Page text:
Employee Discipline: Pennsylvania
Federal law and guidance on this subject should be reviewed together with this section.
Author: Christin Choi, Fisher Phillips
- If an employer becomes aware of an employee's misconduct or poor performance, the employer should take appropriate steps to respond to and address the behavior. See Employee Discipline.
- Employers should regularly review their handbooks, statements of policy and contracts to ensure that they contain the appropriate disclaimers and are compliant with any updates to local, state and federal laws. See Setting Expectations for Workplace Conduct.
- The protections of the Pennsylvania Human Relations Act extend to employee discipline. See The Pennsylvania Human Relations Act.
- Employers should also review and comply with local ordinances before implementing disciplinary measures. See Local Ordinances.
- Employers - particularly supervisors - should avoid discussing any actions, misconduct, investigations or discipline within the organization, other than on a need-to-know basis. See Investigating Employee Behavior.
- Pennsylvania law prohibits employers from requiring an employee to take a polygraph test or any form of a mechanical or electronic lie detector test as a condition for employment or continuation of employment. See Investigating Employee Behavior; Polygraph and Lie Detector Tests.
- Pennsylvania courts have recognized various claims with respect to employee drug and alcohol testing. See Testing Employees for Drug and Alcohol Use.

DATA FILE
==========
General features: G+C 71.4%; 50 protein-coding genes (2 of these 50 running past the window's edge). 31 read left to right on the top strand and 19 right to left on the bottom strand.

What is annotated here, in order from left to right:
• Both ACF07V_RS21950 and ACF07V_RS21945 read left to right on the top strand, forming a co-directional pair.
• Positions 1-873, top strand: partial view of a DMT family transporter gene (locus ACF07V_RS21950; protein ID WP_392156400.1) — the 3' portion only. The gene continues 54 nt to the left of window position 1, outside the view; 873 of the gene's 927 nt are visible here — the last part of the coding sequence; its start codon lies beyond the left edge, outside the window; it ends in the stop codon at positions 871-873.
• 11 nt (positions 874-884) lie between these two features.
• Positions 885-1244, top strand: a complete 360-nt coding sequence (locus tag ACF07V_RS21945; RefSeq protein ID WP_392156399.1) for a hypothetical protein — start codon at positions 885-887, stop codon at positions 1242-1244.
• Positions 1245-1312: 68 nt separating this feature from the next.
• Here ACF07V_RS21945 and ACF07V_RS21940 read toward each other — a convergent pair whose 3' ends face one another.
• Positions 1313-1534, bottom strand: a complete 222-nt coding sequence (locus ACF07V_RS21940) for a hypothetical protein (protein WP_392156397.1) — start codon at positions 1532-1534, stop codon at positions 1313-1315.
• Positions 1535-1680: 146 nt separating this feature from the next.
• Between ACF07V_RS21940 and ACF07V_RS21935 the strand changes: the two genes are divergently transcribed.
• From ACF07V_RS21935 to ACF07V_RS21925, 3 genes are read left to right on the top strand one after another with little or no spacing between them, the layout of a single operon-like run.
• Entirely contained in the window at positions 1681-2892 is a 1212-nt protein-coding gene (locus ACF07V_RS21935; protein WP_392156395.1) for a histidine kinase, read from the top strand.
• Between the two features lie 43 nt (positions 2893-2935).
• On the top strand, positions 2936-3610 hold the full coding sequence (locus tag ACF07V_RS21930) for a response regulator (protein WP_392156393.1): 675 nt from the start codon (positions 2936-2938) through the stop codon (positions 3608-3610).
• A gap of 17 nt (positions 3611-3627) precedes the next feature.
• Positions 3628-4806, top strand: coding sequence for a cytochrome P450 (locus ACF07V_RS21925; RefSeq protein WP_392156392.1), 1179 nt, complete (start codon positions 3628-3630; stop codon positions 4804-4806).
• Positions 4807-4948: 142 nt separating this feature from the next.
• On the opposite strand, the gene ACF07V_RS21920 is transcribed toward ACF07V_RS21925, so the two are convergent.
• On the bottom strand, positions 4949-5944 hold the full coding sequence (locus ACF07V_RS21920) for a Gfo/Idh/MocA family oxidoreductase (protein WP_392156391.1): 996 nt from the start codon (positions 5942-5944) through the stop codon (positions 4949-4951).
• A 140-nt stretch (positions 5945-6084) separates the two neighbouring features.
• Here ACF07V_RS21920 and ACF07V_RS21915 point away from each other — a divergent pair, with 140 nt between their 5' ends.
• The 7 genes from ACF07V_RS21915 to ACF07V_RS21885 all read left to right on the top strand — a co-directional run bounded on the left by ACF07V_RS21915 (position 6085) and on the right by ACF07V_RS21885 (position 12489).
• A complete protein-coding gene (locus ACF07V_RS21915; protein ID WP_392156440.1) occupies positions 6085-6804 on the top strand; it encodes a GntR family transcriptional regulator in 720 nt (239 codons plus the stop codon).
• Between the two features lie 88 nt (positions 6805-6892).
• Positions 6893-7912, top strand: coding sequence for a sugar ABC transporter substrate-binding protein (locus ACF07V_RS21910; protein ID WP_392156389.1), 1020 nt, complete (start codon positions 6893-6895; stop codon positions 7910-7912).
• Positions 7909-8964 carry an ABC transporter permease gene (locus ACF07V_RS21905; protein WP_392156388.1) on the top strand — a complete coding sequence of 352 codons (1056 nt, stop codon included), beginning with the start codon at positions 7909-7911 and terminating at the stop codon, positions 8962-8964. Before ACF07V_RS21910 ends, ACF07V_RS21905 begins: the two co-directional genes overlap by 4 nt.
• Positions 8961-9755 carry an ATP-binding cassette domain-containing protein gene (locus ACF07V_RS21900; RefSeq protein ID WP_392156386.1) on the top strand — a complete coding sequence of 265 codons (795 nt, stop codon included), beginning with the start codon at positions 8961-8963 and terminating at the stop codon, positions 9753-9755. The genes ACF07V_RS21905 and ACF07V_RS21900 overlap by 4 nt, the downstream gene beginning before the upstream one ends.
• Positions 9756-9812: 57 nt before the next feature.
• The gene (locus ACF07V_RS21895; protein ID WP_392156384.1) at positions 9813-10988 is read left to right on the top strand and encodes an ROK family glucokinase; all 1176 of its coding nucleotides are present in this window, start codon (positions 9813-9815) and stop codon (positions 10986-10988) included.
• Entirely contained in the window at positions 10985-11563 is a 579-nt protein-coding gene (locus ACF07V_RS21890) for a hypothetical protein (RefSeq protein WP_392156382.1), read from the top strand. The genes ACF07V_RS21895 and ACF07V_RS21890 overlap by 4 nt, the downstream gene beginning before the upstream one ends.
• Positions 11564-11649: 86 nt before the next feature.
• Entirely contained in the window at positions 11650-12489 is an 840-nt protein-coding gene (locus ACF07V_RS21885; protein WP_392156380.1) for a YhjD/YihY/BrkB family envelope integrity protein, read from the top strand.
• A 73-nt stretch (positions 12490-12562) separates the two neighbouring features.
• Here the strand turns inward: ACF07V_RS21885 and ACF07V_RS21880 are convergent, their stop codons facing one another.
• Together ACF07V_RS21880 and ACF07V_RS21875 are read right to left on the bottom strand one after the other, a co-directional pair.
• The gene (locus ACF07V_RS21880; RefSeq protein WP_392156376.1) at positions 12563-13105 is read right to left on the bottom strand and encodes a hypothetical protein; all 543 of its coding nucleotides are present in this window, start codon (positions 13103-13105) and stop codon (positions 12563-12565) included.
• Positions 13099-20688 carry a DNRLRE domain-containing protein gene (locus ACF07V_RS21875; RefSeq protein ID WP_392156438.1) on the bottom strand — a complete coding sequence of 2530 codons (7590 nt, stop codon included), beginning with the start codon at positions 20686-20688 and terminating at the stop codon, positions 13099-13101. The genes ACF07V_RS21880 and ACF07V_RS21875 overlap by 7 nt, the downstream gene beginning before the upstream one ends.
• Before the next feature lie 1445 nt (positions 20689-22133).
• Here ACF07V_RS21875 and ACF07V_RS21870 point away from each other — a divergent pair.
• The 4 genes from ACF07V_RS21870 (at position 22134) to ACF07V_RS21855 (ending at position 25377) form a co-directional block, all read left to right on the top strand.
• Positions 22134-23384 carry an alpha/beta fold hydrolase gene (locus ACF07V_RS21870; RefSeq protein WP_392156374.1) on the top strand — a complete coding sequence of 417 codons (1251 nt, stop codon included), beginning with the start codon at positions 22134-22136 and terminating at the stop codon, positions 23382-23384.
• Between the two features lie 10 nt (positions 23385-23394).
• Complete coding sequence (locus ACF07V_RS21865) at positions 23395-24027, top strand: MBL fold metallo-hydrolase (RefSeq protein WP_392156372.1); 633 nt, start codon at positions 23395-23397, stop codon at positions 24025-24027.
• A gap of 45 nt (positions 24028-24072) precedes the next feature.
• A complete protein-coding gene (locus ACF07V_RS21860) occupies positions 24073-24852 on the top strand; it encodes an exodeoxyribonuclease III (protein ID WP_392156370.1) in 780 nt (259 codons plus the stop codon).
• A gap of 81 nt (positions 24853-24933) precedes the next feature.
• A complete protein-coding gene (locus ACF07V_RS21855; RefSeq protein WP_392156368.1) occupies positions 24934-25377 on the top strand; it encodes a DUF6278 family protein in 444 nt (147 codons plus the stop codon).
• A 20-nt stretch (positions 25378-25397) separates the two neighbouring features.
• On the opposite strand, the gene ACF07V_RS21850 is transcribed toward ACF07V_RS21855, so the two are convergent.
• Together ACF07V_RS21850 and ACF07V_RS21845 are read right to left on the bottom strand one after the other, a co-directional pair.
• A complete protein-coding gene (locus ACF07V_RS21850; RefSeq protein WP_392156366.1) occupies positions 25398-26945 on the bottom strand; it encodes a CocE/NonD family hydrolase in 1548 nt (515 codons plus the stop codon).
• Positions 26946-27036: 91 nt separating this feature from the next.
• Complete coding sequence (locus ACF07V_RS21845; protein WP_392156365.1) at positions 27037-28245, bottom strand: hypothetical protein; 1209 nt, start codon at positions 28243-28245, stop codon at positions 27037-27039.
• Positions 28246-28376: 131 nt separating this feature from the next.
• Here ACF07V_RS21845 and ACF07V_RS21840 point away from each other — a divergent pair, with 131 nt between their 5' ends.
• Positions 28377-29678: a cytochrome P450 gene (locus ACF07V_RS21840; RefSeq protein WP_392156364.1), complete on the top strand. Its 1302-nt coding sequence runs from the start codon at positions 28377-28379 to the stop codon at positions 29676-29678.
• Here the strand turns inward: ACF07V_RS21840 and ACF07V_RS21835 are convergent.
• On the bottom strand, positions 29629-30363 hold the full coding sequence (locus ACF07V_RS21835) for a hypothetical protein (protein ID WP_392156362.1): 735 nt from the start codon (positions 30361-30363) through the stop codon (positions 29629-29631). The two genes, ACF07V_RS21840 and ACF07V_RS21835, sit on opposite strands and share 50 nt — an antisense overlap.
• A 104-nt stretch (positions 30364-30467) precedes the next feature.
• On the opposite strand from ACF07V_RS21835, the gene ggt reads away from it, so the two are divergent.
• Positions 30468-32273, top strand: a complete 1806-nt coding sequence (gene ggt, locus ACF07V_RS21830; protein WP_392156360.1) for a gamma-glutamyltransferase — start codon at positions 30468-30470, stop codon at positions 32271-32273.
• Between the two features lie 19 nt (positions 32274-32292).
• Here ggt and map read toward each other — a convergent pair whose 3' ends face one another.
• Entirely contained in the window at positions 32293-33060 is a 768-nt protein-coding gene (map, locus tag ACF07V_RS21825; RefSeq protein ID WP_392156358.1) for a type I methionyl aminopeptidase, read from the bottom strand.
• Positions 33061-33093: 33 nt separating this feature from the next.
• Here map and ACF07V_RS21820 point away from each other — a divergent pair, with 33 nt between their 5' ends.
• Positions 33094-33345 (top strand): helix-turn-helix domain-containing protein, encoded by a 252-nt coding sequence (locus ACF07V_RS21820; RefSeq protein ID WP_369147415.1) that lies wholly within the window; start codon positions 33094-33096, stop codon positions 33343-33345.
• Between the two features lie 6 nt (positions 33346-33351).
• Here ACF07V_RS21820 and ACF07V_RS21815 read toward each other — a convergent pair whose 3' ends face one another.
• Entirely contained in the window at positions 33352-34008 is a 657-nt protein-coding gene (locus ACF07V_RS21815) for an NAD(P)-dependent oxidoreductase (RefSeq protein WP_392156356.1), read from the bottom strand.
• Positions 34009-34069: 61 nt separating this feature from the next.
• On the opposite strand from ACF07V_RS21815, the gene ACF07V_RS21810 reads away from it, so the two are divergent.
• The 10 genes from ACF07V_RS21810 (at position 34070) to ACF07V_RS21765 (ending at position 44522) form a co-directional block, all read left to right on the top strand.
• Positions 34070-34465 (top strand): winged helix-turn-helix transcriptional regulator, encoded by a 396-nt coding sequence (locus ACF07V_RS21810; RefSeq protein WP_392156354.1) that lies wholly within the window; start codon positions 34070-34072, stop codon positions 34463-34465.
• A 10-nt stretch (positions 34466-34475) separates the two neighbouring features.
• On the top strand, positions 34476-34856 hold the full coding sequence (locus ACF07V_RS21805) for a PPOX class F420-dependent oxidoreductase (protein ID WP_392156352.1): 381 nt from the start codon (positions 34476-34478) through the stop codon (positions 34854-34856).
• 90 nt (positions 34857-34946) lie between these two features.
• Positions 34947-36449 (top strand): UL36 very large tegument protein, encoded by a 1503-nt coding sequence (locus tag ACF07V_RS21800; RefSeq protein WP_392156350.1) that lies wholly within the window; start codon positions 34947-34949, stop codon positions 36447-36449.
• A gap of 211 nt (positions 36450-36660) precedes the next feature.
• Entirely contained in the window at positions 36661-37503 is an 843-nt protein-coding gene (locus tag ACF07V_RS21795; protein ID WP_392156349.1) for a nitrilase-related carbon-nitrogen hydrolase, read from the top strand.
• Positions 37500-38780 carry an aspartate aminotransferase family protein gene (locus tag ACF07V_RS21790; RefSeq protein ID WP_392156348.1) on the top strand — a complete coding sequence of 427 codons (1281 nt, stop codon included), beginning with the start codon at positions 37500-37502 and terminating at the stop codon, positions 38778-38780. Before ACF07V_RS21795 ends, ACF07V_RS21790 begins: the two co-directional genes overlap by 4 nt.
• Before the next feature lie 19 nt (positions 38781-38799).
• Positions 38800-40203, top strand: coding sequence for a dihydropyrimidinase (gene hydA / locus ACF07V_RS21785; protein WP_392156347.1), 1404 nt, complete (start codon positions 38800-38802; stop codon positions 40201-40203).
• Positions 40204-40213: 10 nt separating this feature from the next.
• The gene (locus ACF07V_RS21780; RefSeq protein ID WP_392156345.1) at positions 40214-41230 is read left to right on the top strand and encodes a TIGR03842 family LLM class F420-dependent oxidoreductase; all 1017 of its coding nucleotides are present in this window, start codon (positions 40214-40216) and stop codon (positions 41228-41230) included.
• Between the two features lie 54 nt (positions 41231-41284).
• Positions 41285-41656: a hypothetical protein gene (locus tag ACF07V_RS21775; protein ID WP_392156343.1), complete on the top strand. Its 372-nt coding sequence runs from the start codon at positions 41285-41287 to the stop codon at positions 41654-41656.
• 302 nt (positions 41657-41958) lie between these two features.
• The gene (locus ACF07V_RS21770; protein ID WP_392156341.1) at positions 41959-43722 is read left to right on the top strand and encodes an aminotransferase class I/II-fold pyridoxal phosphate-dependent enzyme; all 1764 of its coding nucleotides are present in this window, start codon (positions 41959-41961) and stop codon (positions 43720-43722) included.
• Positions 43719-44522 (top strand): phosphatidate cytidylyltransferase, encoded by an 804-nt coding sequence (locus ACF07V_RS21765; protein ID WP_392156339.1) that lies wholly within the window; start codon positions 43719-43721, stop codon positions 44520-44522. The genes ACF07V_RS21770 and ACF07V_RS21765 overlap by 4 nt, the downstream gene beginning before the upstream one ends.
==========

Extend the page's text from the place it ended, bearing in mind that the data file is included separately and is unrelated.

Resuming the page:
- Pennsylvania law generally prohibits smoking in workplaces. See Smoking in the Workplace.
- Pennsylvania law generally prohibits electronic surveillance or interception, including recording, of any wire, electronic or oral communication, unless both parties to the communication consent to the interception. See Investigating Employee Behavior; Pennsylvania Wiretapping and Electronic Surveillance Control Act.
- Pennsylvania law requires certain current employees and contractors in public and private schools to disclose convictions relating to violent crimes, sexual assault, stalking, kidnapping, crimes against children or any felony drug crime. See Investigating Employee Behavior; Arrests or Convictions of School Employees.
- Employers should be cautious of the risk that employees who are required to participate in investigatory meetings or disciplinary meetings may later raise a claim of false imprisonment. See Considerations for the Disciplinary Process; False Imprisonment.
- Employers should proceed with caution prior to imposing discipline for an employee's lawful off-duty conduct. See Considerations for the Disciplinary Process; Off-Duty Conduct.
- Employers should proceed with caution prior to imposing discipline based on information gathered from an employee's social networking website. See Considerations for the Disciplinary Process; Social Media.
- Employers should also be aware that additional restrictions may preclude or limit an employer from disciplining or taking adverse action against an employee. See Specific Discipline Situations.